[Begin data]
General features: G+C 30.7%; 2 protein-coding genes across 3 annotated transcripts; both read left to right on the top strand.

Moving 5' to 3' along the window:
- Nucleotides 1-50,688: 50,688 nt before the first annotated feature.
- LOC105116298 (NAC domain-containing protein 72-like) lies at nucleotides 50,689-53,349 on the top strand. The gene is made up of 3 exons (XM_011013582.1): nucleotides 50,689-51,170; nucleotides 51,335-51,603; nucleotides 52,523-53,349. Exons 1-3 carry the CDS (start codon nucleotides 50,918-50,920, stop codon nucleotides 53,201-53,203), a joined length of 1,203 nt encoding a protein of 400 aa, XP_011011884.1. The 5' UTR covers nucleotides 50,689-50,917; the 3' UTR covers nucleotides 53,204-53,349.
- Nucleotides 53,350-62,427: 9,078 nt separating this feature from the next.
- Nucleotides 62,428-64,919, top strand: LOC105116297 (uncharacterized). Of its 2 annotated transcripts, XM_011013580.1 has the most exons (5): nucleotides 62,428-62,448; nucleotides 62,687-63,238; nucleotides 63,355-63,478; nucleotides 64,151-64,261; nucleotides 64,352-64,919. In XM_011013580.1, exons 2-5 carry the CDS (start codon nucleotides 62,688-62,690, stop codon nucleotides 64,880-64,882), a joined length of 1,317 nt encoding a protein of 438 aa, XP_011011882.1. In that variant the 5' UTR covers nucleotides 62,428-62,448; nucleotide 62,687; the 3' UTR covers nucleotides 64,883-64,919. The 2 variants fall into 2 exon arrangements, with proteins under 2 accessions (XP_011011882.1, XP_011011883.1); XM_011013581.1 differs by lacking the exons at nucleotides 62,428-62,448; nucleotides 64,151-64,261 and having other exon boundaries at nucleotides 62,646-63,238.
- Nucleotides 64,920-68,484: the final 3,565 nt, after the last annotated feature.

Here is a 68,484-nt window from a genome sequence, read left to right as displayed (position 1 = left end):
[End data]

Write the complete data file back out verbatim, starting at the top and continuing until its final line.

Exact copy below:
General features: G+C 30.7%; 2 protein-coding genes across 3 annotated transcripts; both read left to right on the top strand.

Moving 5' to 3' along the window:
- Nucleotides 1-50,688: 50,688 nt before the first annotated feature.
- LOC105116298 (NAC domain-containing protein 72-like) lies at nucleotides 50,689-53,349 on the top strand. The gene is made up of 3 exons (XM_011013582.1): nucleotides 50,689-51,170; nucleotides 51,335-51,603; nucleotides 52,523-53,349. Exons 1-3 carry the CDS (start codon nucleotides 50,918-50,920, stop codon nucleotides 53,201-53,203), a joined length of 1,203 nt encoding a protein of 400 aa, XP_011011884.1. The 5' UTR covers nucleotides 50,689-50,917; the 3' UTR covers nucleotides 53,204-53,349.
- Nucleotides 53,350-62,427: 9,078 nt separating this feature from the next.
- Nucleotides 62,428-64,919, top strand: LOC105116297 (uncharacterized). Of its 2 annotated transcripts, XM_011013580.1 has the most exons (5): nucleotides 62,428-62,448; nucleotides 62,687-63,238; nucleotides 63,355-63,478; nucleotides 64,151-64,261; nucleotides 64,352-64,919. In XM_011013580.1, exons 2-5 carry the CDS (start codon nucleotides 62,688-62,690, stop codon nucleotides 64,880-64,882), a joined length of 1,317 nt encoding a protein of 438 aa, XP_011011882.1. In that variant the 5' UTR covers nucleotides 62,428-62,448; nucleotide 62,687; the 3' UTR covers nucleotides 64,883-64,919. The 2 variants fall into 2 exon arrangements, with proteins under 2 accessions (XP_011011882.1, XP_011011883.1); XM_011013581.1 differs by lacking the exons at nucleotides 62,428-62,448; nucleotides 64,151-64,261 and having other exon boundaries at nucleotides 62,646-63,238.
- Nucleotides 64,920-68,484: the final 3,565 nt, after the last annotated feature.

Here is a 68,484-nt window from a genome sequence, read left to right as displayed (position 1 = left end):